In the box below the main window are displayed six check boxes, two each under the numbers 2, 1, and 0. The number represents the number of live cells (not including the cell itself) in the neighborhood. Thus, there are three choices - both the other cells could be alive (this corresponds to 2), exactly one of the cells could be alive (this corresponds to 1), or neither of the cells could be alive (this corresponds to 0). For each pair of boxes, left member corresponds to the central cell of the neighborhood being alive, the right corresponds to the central cell of the neighborhood being dead. For example, checking the right box under 2 and the left box under 1 gives the following rule: if the cell is dead and both its neighbors are alive, or if the cell is alive and exactly one of its neighbors is alive, then the cell is alive in the next generation.
When the Nbhd/Type menu choice is N = 5, Full, the neighborhood of a cell consists of the cell itself and its two immediate left and right neighbors.
In the box below the main window are displayed the 32 possible configurations for these neighborhoods - black means live, white means dead - with radio buttons for selecting which of these configurations lead to live cells.
When the Nbhd/Type menu choice is N = 5, OT, there are five possibilities for the number of live cells (not including the cell itself) in the neighborhood: 0, through 4.
In the box below the main window are displayed ten check boxes, two each under the numbers 4, 3, 2, 1, and 0. The interpretation of these boxes is exactly like that in the N = 3, OT case.
2 Dim
For 2 Dim automata successive generations of cells are displayed in the main window of the screen. The window geometry involves a wraparound, so the leftmost and rightmost edge cells are neighbors, and the top and bottom cells are neighbors.
The pair of narrow, horizontally-oriented windows on the right of the screen record the percent of live cells and the percent of changed cells in each generation. Numerical values are updated in the boxes to the right of each window.
The small window in the upper middle of the screen gives a time record of the automaton behavior by plotting the horizontal cross-section (the cells of the horizontal line through the middle of the screen) successively, one generation below its predecessor.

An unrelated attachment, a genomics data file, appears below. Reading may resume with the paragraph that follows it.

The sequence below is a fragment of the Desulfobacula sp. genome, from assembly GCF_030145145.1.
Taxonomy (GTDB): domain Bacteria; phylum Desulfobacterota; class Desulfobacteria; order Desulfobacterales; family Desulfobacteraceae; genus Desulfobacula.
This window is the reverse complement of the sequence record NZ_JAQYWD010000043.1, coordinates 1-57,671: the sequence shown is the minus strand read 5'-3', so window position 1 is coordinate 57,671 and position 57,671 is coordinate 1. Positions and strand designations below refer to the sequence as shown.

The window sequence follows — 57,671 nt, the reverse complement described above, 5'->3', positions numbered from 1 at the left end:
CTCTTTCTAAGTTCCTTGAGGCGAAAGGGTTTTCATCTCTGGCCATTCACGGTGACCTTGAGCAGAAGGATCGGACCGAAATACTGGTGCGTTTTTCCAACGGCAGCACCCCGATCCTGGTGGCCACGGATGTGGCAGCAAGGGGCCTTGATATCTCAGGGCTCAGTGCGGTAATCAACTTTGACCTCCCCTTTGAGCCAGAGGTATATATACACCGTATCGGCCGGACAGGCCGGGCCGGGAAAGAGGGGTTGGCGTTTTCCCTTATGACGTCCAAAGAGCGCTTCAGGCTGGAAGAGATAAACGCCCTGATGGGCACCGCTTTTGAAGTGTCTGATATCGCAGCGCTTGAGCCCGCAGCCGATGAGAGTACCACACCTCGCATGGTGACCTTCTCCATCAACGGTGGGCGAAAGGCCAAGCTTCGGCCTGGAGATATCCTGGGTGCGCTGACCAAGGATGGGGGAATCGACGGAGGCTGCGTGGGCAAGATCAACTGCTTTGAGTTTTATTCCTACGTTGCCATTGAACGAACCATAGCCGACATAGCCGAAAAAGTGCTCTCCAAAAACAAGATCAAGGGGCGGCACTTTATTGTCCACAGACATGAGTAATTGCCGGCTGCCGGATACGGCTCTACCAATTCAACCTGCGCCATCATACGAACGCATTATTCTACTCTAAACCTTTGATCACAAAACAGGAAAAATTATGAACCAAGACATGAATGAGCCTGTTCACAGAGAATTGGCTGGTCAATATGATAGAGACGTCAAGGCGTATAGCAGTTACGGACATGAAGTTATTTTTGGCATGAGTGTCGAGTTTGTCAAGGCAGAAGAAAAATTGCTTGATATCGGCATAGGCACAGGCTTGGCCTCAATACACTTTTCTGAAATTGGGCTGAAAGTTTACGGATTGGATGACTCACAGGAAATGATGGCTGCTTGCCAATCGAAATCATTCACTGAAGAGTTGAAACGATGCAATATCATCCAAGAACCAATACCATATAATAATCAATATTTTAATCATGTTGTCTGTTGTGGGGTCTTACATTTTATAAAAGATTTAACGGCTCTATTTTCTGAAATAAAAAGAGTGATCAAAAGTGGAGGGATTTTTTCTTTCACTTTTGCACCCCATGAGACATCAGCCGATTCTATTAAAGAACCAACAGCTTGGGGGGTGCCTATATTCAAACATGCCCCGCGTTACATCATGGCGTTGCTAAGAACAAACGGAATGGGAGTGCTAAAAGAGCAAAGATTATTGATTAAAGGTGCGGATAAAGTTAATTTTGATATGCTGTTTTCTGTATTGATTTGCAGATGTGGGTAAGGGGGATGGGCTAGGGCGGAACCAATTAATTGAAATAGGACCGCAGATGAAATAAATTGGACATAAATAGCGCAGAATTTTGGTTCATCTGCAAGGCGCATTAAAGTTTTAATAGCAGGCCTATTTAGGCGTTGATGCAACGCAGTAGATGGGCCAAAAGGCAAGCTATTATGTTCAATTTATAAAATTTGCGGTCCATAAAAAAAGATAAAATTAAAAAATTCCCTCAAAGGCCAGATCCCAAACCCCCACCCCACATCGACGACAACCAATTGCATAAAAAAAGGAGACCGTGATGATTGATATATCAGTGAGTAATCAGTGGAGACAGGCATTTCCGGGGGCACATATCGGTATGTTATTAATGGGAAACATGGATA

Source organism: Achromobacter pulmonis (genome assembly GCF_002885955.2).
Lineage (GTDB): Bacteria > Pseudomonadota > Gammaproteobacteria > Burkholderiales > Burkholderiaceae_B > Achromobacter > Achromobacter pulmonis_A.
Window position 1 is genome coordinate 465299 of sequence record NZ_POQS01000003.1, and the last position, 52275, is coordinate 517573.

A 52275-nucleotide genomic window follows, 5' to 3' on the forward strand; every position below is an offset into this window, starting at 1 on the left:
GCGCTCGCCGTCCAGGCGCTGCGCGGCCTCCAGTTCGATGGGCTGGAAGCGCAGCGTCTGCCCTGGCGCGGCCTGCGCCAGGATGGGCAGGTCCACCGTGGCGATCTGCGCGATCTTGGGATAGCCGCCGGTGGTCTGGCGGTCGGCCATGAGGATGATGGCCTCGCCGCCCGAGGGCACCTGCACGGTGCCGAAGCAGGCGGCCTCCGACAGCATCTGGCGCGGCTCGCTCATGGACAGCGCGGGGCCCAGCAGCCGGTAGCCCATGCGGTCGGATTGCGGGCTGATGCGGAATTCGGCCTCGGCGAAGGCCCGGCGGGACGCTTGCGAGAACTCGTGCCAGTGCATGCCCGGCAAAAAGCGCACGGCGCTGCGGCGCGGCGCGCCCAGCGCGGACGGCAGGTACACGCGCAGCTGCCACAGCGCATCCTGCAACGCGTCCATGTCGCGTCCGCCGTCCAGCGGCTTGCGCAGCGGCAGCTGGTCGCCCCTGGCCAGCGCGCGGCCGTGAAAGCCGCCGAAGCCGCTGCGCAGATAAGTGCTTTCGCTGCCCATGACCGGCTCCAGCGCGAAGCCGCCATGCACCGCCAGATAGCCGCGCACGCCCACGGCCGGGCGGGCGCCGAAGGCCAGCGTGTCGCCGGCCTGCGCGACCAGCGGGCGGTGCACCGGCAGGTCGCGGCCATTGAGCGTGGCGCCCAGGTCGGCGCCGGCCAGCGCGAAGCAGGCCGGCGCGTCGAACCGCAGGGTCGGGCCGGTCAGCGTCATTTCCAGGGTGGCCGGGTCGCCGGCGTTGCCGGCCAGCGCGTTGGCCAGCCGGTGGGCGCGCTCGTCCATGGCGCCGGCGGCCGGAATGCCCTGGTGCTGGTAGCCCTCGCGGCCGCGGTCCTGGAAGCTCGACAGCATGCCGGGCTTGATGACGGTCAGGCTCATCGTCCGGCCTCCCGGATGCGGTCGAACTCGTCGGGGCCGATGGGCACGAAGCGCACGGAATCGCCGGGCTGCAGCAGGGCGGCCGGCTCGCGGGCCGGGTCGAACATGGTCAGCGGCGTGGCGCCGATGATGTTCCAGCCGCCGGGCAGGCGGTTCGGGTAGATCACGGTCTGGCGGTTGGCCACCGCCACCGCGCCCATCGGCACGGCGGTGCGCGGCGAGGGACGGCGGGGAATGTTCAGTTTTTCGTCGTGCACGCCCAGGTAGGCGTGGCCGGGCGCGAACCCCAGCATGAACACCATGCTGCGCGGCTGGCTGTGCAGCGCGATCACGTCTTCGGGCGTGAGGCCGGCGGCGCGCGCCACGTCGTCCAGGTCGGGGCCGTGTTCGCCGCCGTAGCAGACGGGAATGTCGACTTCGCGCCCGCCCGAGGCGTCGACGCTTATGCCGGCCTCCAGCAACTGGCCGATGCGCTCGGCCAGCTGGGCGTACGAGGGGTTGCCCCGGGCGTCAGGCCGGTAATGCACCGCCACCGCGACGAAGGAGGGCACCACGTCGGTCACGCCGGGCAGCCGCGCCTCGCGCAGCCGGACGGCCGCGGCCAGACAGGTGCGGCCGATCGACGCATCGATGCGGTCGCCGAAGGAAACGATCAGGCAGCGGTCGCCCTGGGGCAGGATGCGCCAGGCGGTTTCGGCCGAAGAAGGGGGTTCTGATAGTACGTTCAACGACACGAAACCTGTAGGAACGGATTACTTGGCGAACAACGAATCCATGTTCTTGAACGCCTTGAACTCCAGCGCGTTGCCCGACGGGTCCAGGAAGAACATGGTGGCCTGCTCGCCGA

When the Nbhd/Type menu choice VN, Full, the neighborhood of a cell consists of the cell itself and the four cells above, below, left, and right of it.
In the box below the percent changed and percent live window are pictures indicating the 32 neighborhood configurations, together with radio buttons for selecting which configurations give rise to live cells.
When the Nbhd/Type menu choice is VN, OT, there are five possibilities for the number of live cells (not including the cell itself) in the neighborhood: 0, through 4.
In the box below the percent changed and percent live window are displayed ten check boxes, two each under the numbers 4, 3, 2, 1, and 0. The interpretation of these boxes is exactly like that in the N = 3, OT case.
When the Nbhd/Type menu choice is M, OT, the neighborhood of a cell consists of the cell itself and the eight surrounding cells. Thus, there are nine possibilities for the number of live cells (not including the cell itself) in the neighborhood: 0, through 8.
In the box below the percent changed and percent live window are displayed 18 check boxes, two each under the numbers 8 through 0. The interpretation of these boxes is exactly like that in the N = 3, OT case.
Life
Life is a particular 2 Dim, M, OT automaton, so the main window and the percent live and percent changed windows are just as in the 2 Dim case.
The new feature is the Starting Configuration Menu now is active. From this menu, we can select one of five preset, particularly interesting, starting configurations.
To use the HM seed, select Blank from the Starting Configuration Menu. (Using the HM seed with some other Starting Configuration superimposes the mouse entries on the selected starting configuration.